Interesting Diagonal Discovery

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Yesterday (while doodling in my Number Theory class) I was just playing with diagonals of polygons and something interesting appeared on my notebook. For the first time in my life I have discovered a theorem and its proof on my own (it’s original!). In this blog-post I will share it with you all!

Consider an n-sided polygon, and start drawing diagonals from each vertex one-by-one. While doing so count the number of new diagonals contributed by each vertex. Here is the “Experiment” done for n=4,5,6,7,8.

Number written near each vertex indicate the number of new diagonals contributed by that vertex (following anti-clockwise order and starting with the red one)

Number written near each vertex indicate the number of new diagonals contributed by that vertex (following anti-clockwise order and starting with the red one)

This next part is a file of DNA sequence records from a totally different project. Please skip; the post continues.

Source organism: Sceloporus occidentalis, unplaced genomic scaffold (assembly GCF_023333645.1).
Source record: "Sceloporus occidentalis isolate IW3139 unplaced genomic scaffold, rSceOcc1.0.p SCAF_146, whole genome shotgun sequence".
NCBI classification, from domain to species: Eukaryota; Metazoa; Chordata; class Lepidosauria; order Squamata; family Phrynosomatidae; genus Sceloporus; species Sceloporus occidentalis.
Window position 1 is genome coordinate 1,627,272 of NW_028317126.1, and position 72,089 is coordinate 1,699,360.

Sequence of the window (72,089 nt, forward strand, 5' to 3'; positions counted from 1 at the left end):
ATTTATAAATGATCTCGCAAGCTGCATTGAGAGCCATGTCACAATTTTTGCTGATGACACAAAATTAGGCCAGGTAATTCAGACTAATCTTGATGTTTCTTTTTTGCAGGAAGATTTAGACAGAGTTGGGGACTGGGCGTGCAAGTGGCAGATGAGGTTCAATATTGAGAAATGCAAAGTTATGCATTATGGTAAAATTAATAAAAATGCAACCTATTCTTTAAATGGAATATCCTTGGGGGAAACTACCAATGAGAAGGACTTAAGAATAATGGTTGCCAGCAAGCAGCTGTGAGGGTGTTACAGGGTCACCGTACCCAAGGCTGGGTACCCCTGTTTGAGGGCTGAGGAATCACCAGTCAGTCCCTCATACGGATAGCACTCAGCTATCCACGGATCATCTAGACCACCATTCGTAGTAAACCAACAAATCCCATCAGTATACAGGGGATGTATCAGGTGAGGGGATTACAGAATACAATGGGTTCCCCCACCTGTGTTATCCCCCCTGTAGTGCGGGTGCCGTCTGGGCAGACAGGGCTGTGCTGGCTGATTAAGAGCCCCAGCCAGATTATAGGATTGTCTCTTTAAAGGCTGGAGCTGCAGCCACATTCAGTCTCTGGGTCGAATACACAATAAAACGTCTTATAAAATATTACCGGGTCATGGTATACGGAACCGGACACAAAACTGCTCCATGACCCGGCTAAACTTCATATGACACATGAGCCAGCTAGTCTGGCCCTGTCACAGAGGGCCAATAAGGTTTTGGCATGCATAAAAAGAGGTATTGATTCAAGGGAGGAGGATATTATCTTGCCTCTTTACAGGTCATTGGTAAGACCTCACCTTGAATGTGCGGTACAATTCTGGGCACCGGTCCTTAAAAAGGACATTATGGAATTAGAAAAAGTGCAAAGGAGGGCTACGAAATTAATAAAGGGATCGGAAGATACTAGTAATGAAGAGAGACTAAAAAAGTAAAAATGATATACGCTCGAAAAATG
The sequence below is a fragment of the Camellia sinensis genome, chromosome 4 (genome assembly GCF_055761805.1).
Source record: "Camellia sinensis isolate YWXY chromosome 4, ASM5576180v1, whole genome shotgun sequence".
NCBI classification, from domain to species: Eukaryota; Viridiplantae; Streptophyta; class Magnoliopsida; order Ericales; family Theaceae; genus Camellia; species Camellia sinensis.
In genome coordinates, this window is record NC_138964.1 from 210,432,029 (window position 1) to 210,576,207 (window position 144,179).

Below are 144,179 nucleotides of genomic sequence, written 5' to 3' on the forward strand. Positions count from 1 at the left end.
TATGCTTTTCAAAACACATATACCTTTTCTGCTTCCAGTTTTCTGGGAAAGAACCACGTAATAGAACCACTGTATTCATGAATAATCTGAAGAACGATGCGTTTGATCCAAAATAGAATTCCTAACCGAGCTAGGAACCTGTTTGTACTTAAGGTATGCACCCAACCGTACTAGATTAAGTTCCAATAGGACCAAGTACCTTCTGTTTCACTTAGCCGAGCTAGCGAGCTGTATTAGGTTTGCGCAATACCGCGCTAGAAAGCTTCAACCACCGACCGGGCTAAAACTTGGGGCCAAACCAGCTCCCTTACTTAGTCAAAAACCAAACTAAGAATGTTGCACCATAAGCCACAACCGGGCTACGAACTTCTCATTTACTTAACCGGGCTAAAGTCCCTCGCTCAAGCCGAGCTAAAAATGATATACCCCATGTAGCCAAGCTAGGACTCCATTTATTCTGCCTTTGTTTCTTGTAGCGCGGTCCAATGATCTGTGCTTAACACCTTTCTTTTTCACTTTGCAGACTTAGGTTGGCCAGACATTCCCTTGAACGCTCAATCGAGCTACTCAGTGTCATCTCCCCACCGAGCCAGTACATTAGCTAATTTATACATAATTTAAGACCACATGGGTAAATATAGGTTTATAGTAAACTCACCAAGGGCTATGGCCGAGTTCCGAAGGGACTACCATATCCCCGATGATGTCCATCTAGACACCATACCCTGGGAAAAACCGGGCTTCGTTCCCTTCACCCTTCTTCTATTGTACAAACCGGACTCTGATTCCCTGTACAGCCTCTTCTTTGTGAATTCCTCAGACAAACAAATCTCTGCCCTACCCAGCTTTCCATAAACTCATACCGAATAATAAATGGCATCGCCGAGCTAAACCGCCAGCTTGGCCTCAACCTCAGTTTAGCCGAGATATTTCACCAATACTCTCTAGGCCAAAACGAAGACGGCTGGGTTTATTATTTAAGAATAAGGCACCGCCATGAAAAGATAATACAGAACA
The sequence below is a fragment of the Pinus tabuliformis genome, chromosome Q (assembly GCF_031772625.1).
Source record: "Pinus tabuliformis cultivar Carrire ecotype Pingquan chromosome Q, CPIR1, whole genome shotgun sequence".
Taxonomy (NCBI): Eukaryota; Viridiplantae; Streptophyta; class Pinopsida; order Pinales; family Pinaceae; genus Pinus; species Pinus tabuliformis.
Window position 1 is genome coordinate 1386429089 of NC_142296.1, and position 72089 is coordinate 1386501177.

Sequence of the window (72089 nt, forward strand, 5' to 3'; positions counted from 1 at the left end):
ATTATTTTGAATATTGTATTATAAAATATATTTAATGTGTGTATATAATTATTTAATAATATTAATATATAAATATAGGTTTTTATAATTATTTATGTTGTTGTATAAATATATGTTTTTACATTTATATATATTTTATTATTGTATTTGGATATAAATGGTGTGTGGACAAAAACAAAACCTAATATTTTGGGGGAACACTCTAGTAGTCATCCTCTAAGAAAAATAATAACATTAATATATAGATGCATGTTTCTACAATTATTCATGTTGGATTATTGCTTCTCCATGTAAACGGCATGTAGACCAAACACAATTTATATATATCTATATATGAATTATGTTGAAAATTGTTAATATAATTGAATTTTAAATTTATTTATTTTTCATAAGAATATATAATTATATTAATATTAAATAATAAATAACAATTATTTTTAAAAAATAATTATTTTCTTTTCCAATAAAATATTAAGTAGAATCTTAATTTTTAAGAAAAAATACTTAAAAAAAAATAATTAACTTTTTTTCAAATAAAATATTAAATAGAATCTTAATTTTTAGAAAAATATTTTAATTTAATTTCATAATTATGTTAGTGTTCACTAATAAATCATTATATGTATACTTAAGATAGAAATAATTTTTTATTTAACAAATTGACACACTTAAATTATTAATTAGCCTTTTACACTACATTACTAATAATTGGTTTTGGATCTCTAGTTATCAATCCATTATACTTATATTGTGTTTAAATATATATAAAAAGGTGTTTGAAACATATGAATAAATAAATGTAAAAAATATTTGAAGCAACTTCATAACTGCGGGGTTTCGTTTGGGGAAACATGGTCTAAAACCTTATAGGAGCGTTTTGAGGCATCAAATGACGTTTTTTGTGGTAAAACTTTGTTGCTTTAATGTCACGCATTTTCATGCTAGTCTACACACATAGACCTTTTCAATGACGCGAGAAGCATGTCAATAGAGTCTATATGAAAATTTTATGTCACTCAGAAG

Based on above experiment, I observed:

The number of new diagonals contributed by each vertex of a n-sided polygon follows the sequence: (n-3),(n-3),(n-4),\ldots, 1,0,0

Now let’s try to  prove this observation:

Since we can’t draw diagonals to the adjacent vertices, each vertex will have (n-1)-2 = (n-3) diagonals.

Now, let’s count the new contribution of each vertex by considering restrictions on the maximum possible contribution (which is (n-3)).

For first vertex, we have no restriction, so it will contribute (n-3) diagonals.

Also, since second vertex in adjacent to first one and both can’t affect each-other’s contribution, it will also contribute (n-3) diagonals.

But, starting with third vertex we observe that first vertex has already taken one of the diagonals from its maximum contribution (second vertex can’t affect its contribution count since it’s adjacent vertex), thus it contributes (new) (n-3)-1 = (n-4) diagonals.

Continuing same way, for k^{th} vertex, consider the restriction to contribution caused by 1^{st} to (k-2)^{th} vertices. Thus for 1<k<n we get the number of new diagonals contributed by k^{th} vertex equal to (n-3)-(k-2) = (n-k-1).

Since new contribution can’t be negative and for (n-1)^{th} vertex we end up with zero (new) contribution, n^{th} vertex will also contribute zero diagonals.

Combining all of the above arguments I complete the proof of my observation and call it “New Diagonal Contribution Theorem” (NDCT).

4 responses

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